So early in March I packed my stuff into the car that I had bought. It was a Renault 4. A strong sturdy boxlike vehicle with a dashboard mounted gearstick. Plus it was left hand drive. It was also bright yellow. I packed clothes, sleeping bag, washing and shaving gear, maps and a huge box of tea bags. I had lots of help from my mother as well as various items of tinned food, a tin opener and a pile of sandwiches. I had passport and travellers cheques as before and an inexhaustable supply of hope. I was off.
It was a very long drive. The distance from London to Athens is around fifteen hundred miles as the crow flies, nearly two thousand four hundred kilometres (which is what my car odometer read). In reality driving across Europe was over two thousand miles or more, and that was just to Athens, Crete seemed an awful long way away. I took the ferry to Calais then drove through Belgium and Germany and Austria into Yugoslavia. I had to pay for an entry visa into Yugoslavia and at nearly every petrol station I had to queue waiting for the tanker to arrive. Then I had to pay in dinars. Many, many dinars. I was always asked if I had other currencies, deutchmarks, dollars, whatever. Things seemed to be going wrong in Yugoslavia too.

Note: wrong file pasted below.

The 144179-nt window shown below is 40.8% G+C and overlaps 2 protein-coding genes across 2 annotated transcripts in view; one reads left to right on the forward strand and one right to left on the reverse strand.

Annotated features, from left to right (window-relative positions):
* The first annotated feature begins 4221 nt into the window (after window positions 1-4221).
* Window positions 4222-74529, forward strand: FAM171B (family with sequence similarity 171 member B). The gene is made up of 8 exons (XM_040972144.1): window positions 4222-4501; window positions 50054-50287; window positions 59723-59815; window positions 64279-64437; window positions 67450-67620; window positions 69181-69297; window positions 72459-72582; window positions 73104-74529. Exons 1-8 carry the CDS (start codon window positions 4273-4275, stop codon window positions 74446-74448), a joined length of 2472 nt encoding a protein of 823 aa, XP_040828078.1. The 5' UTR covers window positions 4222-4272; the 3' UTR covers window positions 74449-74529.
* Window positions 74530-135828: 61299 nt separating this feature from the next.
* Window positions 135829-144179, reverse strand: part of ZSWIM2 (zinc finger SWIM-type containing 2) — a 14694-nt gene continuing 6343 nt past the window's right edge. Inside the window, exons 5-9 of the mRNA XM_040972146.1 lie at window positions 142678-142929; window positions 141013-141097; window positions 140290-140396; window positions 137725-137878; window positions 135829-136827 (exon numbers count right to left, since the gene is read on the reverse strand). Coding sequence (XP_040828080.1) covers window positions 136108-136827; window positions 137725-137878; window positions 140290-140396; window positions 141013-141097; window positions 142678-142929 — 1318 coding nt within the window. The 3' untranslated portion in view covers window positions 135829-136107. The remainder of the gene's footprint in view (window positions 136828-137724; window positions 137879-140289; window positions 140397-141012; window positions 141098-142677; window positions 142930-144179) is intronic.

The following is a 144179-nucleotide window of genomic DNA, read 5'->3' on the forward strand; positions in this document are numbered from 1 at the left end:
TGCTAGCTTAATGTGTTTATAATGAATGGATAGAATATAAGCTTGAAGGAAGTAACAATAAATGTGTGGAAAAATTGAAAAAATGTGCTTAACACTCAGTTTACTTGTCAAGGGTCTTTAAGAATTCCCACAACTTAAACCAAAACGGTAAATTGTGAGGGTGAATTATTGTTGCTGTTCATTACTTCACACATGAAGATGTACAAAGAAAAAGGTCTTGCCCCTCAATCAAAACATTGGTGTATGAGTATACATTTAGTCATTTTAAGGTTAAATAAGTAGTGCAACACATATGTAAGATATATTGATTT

I slept in the car. It was unique. You could take out the passenger seat, lift up the back seat and sleep longways. Luckily I am not too tall. But I pressed on through Belgrade and headed south. After maybe seven or eight days I arrived at the greek frontier with Yugoslavia. Again I had to show my passport. Another whole page was taken up in greek writing and stamps – mostly about the foreign car that I was bringing into the country. Finally I was allowed entry to Greece. I drove down through Macedonia to just south of Thessalonika on the main road to Athens and I booked a hotel. It was, of course, a government owned hotel as most in Greece were, but it was comfortable and I was very tired so I stayed two nights. Just coming into the country of Greece gives me a warm glow and here, by the Agean sea, I wanted the glow to last. It did.